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Tameshigiri - The Art of Cutting



Cutting bodies: Illustrations from period Japanese manuals on tameshigiri and suemonogiri

The origins of modern test cutting descend from a much more violent era.  Modern tameshigiri is defined as the testing of the skill of the practitioner by cutting objects, usually rolled straw mats or bundled straw.

In the late Edo Period (1603 t0 1868) and early Meiji Period (1868 to 1912) — where a smith or the owner of a blade might wish to prove the its quality and cutting power — tameshigiri was defined as testing the sword against the object being cut.  Under this definition, helmets (kabuto), armour (yoroi), and heavy sections of bamboo or wood might be cut.   This testing process, if incorrectly carried out by unskilled practitioners, or where the quality of the blade was not the best, could easily result in the destruction of the sword.

This same time periods also saw  the practice of the extreme form of tameshigiri known as aratameshi — testing a sword to destruction to see how much abuse it could take.  As I mention in the articled linked to, many believe this practice was an attempt by the Japanese to prove the superiority of their weapons over European blades.

In even earlier times (Edo period and before) another version of tameshigiri was performed on the bodies of executed criminals.  This practice is more properly defined as suemonogiri, “the cutting of tied objects”.

The reason for this is quite simple;  the bodies of criminals would be tied into various positions to allow the test cutter to make the appropriate cuts.

In this grisly test, positioning was important, as the blades would often bisect the criminal’s body along lines designed to cut through the maximum amount of bone possible.  It required extreme skill on the part of the tester, who must cut precisely or potentially break the blade.


from Kaihô Kenjaku (“Standard for evaluation of a sword”) by Yamada Asaemon Yoshitoshi (1797)

That such a manual existed for the training of test cutters shows the importance this position held.  At certain points of Japanese history professional test cutters known as “otameshi-geisha” were in great demand.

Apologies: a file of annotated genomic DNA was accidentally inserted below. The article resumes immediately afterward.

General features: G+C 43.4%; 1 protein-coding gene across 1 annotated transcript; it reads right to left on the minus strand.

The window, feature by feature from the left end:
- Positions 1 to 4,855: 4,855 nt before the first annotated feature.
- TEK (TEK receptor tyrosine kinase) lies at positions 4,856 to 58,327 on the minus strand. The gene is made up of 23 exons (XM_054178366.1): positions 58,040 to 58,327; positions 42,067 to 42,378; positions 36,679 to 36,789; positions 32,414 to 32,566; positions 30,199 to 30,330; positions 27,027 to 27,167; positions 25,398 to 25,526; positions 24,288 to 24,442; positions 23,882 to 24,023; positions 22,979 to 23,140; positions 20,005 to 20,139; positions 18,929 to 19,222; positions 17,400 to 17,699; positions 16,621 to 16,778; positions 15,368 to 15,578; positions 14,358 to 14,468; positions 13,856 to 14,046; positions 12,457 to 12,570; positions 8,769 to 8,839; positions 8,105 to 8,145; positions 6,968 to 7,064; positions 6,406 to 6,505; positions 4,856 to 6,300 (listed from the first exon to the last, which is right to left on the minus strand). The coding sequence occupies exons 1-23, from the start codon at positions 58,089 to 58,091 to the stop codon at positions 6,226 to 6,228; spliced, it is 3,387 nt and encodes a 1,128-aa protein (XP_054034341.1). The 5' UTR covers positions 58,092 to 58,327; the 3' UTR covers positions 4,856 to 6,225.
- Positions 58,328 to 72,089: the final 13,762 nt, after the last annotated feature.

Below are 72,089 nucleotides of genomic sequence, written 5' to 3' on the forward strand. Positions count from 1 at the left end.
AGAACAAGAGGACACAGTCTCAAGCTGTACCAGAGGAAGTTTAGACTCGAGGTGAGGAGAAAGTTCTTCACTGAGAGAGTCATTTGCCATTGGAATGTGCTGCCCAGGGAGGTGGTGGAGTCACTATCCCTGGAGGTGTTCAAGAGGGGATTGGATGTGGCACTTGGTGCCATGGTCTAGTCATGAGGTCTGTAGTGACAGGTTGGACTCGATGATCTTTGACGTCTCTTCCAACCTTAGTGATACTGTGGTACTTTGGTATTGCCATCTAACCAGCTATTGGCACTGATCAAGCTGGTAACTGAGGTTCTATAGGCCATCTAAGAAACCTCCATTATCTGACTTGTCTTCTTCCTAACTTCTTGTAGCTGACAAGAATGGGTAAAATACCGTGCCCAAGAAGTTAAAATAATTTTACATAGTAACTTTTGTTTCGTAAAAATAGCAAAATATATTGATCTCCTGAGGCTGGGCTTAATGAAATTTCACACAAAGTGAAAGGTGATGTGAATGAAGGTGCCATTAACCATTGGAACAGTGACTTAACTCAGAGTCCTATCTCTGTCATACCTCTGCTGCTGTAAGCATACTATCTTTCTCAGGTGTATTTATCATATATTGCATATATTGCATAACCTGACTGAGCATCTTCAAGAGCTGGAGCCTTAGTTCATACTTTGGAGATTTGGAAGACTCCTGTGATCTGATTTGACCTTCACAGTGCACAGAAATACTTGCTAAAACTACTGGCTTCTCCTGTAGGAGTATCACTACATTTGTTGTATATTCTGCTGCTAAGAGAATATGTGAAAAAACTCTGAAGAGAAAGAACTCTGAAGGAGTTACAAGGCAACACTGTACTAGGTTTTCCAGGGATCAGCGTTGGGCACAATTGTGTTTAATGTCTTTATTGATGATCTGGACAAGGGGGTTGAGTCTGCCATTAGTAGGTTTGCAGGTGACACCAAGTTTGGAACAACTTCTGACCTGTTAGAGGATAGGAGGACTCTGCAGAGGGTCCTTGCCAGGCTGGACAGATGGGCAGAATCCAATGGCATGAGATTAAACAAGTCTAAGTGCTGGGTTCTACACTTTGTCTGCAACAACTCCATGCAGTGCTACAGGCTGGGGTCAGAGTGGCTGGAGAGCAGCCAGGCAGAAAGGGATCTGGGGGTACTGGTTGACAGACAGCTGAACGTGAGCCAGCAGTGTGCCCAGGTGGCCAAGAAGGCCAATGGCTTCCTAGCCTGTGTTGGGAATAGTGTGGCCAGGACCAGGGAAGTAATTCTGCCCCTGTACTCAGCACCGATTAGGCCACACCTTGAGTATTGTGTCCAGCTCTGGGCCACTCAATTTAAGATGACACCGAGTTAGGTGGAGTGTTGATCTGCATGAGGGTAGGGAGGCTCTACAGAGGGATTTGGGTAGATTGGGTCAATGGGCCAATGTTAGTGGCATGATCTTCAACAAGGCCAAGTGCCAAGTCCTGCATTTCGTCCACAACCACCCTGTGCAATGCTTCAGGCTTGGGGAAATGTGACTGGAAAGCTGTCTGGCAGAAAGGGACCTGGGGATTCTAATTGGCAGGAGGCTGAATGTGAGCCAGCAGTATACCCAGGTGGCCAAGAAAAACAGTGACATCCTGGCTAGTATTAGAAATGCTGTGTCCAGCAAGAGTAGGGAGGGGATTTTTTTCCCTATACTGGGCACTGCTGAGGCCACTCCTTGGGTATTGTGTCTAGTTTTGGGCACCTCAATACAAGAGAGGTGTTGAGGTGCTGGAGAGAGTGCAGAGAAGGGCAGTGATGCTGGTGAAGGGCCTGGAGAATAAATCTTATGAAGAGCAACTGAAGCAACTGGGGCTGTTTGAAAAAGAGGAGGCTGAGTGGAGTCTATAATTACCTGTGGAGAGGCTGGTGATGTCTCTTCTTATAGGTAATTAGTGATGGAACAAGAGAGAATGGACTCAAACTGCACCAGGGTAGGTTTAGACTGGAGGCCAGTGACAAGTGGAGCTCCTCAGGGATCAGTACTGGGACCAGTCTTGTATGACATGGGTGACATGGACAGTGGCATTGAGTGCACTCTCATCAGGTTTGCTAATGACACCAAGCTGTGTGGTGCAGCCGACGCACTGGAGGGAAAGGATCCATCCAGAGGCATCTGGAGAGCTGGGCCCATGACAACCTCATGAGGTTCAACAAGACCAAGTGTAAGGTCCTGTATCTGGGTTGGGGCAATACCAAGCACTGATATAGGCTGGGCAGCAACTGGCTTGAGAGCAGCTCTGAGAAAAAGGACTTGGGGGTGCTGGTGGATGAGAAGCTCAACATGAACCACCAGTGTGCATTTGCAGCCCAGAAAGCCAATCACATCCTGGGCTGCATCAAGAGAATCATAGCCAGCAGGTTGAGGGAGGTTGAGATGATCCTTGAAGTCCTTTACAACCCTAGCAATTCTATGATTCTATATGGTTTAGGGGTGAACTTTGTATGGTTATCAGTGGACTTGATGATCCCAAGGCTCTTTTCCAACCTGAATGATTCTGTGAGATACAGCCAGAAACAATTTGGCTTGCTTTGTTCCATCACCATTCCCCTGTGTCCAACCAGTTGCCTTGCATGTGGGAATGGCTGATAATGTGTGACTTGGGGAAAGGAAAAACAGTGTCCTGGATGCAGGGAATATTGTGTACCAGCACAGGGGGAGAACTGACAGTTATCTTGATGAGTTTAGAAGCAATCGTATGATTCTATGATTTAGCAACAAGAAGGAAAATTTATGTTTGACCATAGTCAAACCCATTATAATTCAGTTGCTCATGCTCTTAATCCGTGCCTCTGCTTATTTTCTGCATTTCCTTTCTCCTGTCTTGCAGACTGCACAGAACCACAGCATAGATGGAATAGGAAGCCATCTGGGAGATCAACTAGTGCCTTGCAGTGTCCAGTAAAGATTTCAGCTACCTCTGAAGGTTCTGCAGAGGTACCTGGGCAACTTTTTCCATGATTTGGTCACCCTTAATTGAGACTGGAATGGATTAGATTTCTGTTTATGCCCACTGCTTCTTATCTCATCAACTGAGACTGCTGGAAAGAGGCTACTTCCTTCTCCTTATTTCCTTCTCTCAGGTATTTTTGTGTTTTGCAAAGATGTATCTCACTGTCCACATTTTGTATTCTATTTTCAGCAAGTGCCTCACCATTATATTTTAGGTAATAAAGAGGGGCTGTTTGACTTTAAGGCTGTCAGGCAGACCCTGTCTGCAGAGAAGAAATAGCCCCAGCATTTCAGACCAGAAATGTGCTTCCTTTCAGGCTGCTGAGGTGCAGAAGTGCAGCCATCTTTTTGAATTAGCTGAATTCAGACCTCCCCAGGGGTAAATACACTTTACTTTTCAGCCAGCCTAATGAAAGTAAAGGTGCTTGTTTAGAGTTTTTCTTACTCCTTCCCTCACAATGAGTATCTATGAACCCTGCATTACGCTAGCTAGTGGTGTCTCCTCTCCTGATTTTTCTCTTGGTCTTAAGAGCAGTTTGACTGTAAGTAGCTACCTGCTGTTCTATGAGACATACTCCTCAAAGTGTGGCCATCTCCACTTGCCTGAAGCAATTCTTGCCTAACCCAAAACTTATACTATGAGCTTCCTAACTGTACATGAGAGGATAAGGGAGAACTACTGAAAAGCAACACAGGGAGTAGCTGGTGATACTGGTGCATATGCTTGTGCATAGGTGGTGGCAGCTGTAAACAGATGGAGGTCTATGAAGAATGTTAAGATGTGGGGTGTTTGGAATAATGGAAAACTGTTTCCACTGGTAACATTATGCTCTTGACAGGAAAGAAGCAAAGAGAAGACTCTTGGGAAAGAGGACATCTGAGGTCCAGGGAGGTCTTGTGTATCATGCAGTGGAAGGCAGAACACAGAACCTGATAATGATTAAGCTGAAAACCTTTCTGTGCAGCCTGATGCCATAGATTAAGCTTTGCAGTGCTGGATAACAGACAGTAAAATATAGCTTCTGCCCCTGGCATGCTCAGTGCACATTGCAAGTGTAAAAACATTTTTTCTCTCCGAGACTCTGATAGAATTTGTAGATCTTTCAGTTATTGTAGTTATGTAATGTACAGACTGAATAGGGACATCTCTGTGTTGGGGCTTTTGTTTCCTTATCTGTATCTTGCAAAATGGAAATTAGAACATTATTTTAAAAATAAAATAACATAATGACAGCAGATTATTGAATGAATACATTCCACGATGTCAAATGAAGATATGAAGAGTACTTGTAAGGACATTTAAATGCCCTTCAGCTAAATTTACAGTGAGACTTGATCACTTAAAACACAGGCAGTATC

Less famous test cutters were known as suemono-shi;  these were skilled samurai who would perform cutting for clients.

There are lists of famous otameshi-geisha from the Edo Period still in existence, one of which was translated by  C. U. Guido Shiller  (2007).

During this period the the Yamada family was the most famous of the otameshi-geisha.  They were of such fame and skill that the two surviving books describing how to properly conduct cutting on a human body were written by Yamada family members:  the Kaihô Kenjaku  (“Standard for evaluation of a sword“) by Yamada Asaemon Yoshitoshi (1797), and the Kokon Kaji Bikô by Yamada Asaemon Yoshimutsu (1830).   Both these books held much more information than just how to conduct test-cutting on a body of course, containing details on smiths, the quality of known swords, and much more.

from Kaihô Kenjaku (“Standard for evaluation of a sword”) by Yamada Asaemon Yoshitoshi (1797)

The books from the Yamada family show that one of the most common ways to set the body for cutting was the doden, or “sand stand”.  This would simply be a large, shaped pile of light sand or earth, with stakes pounded into the ground around it, enabling the body to be securely tied in place.  This form of stand reduced damage to the blade should the practitioner manage to cut all the way through, as the blade would enter the light sand without injury.
from Kokon Kaji Bikô by Yamada Asaemon Yoshimutsu (1830)

Other illustrations from this period show how bodies would be laid on the doden.  An advantage of this form of cutting stand was that it allowed multiple bodies to be laid on it.  The historical record shows the best blades were able to cut through three bodies along the most difficult areas (the hips, due to size and density of the bone in this region.

Other forms of stands for tameshigiri / suemonogiri on listed in the Kokon Kaji Bikô include a variety of wooden, or wood and padding, constructions:


The Kokon Kaji Bikô also includes instructions on how to build and use an extremely long handle (tsuka) which gave the tester much more leverage in attempting a cut.


After a successful cut, the name of the tester, the number of bodies cut through, remarks on the cutting, and the date and location it took place, would be inscribed on the tang (nakago) of the sword, so future generations would know the quality of the blade had been tested.  An example of this can be seen below, with translations:

photo credit: Reference page for test cutting swords, Samuraisword.com


  • A case report of human skeletal remains performed “Tameshi-giri (test cutting with a Japanese sword) ”: Kazuhiro Sakaue
  • Families performing Tameshigiri in Edo: Discussion thread, Nihonto Message Board
  • List of popular sword testers in saidan-mei: by C. U. Guido Shiller, Japanese Sword Society of the United States (2007)
  • Reference page for test cutting swords: website, Samurai Sword.com
  • Tameshi-Giri (and Suemono-Giri) as a Sub-Cultural Custom and Social Structure in Feudal Era Japan: A Socio-Cultural Analysis of Transformation of Its Symbolic Meanings and Functions (S. Takeuchi, Journal of Asian Social Sciences, Vol 5 #11 Nov. 2009)



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